What games have you been playing, and what's your opinion on them?
What have you been playing lately? Discussion about video games and board games are both welcome. Please don't just make a list of titles, give some thoughts about the game(s) as well.
I'm continuing my VR journey/experience this past week, foregoing traditional gaming media.
AltspaceVR: This one has continued to surprise me. I am now at the point where I check the daily event calendar and see if there are any events/presentations that are of interest to me. This led me to join a pilot for a stand-up comedy class, which I am happy to say that I joined long term. For the next 6 weeks, starting today, I will be taking that class in Altspace every Monday. I have no expectations going into it but the idea of learning in VR like this seems pretty groundbreaking to me, so I thought "Why not?"
Space Pirate Trainer: this is one of my favorite arcade-like games. I love hopping into this and playing a quick 20-30 minute session.
Half Life Alyx: still the most impressive game with the Index. I spend half my time playing the game and the other half picking up and throwing random objects
Thumper: I previously played this on Switch but am happy to replay in VR. It is intense.
Job Simulator: A fun little tech demo. I have only played the chef simulator, but I enjoyed it. I wish there were more of a game to it though. I played, expecting the tutorial to end so I could begin playing like Cook, Serve, Delicious but was disappointed when the game wrapped up.
Arizona Sunshine: not particularly impressed with this. It looks rough, especially compared to HL: Alyx.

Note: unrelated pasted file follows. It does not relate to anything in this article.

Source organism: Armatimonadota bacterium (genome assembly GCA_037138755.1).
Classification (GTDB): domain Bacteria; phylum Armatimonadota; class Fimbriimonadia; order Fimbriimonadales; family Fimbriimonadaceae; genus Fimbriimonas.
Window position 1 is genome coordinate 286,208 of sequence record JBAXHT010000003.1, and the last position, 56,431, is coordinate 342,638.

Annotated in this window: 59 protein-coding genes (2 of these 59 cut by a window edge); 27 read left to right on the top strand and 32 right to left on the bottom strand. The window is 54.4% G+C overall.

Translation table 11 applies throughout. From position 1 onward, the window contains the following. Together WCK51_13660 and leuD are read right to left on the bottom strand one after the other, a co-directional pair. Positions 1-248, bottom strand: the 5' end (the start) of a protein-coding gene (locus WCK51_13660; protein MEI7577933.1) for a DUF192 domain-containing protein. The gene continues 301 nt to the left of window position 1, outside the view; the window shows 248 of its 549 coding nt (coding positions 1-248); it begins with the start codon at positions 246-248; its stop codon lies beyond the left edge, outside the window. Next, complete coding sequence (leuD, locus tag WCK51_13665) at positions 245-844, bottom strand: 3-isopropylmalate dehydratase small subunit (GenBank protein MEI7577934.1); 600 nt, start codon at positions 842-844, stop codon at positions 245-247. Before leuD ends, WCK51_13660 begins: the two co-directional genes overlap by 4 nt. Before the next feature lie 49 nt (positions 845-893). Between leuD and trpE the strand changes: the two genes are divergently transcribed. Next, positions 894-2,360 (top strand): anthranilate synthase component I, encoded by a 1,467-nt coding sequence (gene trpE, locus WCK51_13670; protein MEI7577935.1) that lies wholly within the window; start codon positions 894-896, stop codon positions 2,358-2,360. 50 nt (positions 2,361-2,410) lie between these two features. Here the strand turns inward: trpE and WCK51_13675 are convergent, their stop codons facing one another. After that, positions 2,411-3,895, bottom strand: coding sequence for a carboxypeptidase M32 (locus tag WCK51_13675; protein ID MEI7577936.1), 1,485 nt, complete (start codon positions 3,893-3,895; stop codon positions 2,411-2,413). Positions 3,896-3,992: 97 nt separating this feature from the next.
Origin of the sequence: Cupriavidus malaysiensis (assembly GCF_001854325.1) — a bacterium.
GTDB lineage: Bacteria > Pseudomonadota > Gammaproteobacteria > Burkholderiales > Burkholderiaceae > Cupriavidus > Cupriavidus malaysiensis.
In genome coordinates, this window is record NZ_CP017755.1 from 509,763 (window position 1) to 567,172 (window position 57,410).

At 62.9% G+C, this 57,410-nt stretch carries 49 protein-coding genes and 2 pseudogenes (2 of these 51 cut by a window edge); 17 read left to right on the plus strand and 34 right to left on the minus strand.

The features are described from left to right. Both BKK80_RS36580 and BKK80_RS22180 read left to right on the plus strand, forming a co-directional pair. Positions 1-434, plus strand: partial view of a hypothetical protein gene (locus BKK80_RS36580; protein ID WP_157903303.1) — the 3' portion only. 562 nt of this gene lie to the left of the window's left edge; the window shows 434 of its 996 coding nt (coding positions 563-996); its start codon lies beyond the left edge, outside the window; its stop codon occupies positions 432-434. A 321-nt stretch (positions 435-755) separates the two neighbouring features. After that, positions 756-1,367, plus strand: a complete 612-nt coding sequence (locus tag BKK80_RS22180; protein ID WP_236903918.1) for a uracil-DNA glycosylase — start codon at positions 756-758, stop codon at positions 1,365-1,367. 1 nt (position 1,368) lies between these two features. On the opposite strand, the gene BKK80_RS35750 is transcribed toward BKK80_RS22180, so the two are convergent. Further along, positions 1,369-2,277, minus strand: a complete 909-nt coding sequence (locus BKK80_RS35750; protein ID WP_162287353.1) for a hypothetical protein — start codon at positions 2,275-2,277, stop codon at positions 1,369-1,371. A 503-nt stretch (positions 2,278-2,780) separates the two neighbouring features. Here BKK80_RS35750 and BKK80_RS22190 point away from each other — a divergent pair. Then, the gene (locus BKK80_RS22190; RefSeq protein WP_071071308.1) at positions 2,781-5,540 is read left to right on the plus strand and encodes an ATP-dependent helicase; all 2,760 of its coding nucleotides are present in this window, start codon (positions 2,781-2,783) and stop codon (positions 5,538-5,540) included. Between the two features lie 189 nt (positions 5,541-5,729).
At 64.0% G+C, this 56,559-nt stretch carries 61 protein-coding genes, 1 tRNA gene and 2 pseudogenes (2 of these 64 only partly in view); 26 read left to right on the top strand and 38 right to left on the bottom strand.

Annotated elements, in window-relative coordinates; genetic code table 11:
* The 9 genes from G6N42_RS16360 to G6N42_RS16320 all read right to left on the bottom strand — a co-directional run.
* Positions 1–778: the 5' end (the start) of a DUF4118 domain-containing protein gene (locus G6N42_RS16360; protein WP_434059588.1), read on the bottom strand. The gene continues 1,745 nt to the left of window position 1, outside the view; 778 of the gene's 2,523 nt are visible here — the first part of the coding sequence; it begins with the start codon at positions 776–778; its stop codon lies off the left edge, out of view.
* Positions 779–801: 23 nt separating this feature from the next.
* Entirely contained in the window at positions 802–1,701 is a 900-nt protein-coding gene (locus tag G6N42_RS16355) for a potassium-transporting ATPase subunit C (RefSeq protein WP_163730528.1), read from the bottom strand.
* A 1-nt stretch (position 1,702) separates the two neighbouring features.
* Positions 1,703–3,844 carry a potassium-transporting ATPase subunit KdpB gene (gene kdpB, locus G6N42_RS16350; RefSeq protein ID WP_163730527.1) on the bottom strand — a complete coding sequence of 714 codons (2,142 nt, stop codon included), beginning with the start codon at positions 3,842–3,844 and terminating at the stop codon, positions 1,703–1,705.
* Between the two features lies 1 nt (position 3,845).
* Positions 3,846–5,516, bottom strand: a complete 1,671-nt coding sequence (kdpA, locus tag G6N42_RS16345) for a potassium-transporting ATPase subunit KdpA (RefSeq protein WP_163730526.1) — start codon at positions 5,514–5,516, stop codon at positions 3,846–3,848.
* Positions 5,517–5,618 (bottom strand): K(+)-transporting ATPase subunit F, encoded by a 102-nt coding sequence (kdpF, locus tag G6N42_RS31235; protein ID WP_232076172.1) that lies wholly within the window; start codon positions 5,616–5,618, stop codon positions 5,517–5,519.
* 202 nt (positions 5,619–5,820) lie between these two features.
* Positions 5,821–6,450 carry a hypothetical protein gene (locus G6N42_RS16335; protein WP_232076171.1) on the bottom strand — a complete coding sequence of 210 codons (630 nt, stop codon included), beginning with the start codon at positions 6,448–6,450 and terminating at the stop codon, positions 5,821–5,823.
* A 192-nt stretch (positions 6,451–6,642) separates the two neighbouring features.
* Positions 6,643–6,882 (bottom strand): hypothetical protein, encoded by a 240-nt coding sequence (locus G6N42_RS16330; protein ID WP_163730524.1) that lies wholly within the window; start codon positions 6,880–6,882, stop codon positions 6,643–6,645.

Edit: The standup comedy class is great, but it is hard as hell. The beauty of Altspace shines in this class as when I bomb a joke, it really feels like I'm bombing in real life. I got some good notes, tips, and a decent amount of homework for next week's class. Maybe a recurring post in ~hobbies or ~talk would be a good place to post about the experiences I am getting from this class.
You should try the game Dreams! It has some amazing VR stuff.
Looking forward to the PC port! I'm definitely interested in exploring artistic options in VR.
Which device are you playing on?
Currently playing on a Valve Index. I love it! I just received my VR Optician order so I can wear my headset without glasses/contacts.
I finished Pathfinder: kingmaker. It's rather a rather meh crpg. Aside from various game mechanic issues and UX issues, the story and writing is mostly just boring and lacking in inspiration. I tend to play these games mostly for the "interactive fiction" aspect and don't care so much about the rpg aspects, so was rather disappointed. The only reason I finished it is because ... I'm not even sure why.
The Solitaire Conspiracy - This is just solitaire, but it's a very good solitaire. It's the "streets and alleys" variant of solitaire, with each suit providing a special ability when you drop a face card. For example, the first suit you unlock will cause a whole stack to "explode" by distributing the cards randomly to other stacks when you place one of their face cards on a stack. This leaves you with a face card as the only card on a stack, and the cards previously in that stack are now more easily accessible because they were randomly distributed to the other seven stacks.
It has a campaign mode, with custscenes and an XP bar. It's got eight suits with different abilties. Outside of the campaign, there's custom one-off game mode (you pick your suits and just play a single game), and a time attack mode. Also, streets and alleys is a bit easy as a solitaire variant. The result is a good looking game that's easy to lose time in and I spent 4 hours this week playing solitaire.
Amid Evil - I like this game but I'm going to be real nitpicky about something. I keep seeing this game compared to Heretic or Hexen. That's not a very good comparison. It's more like a psychedelic fantasy Serious Sam. I'm going to revisit Hexen after I finish this, but the thing I feel that's missing is careful level design.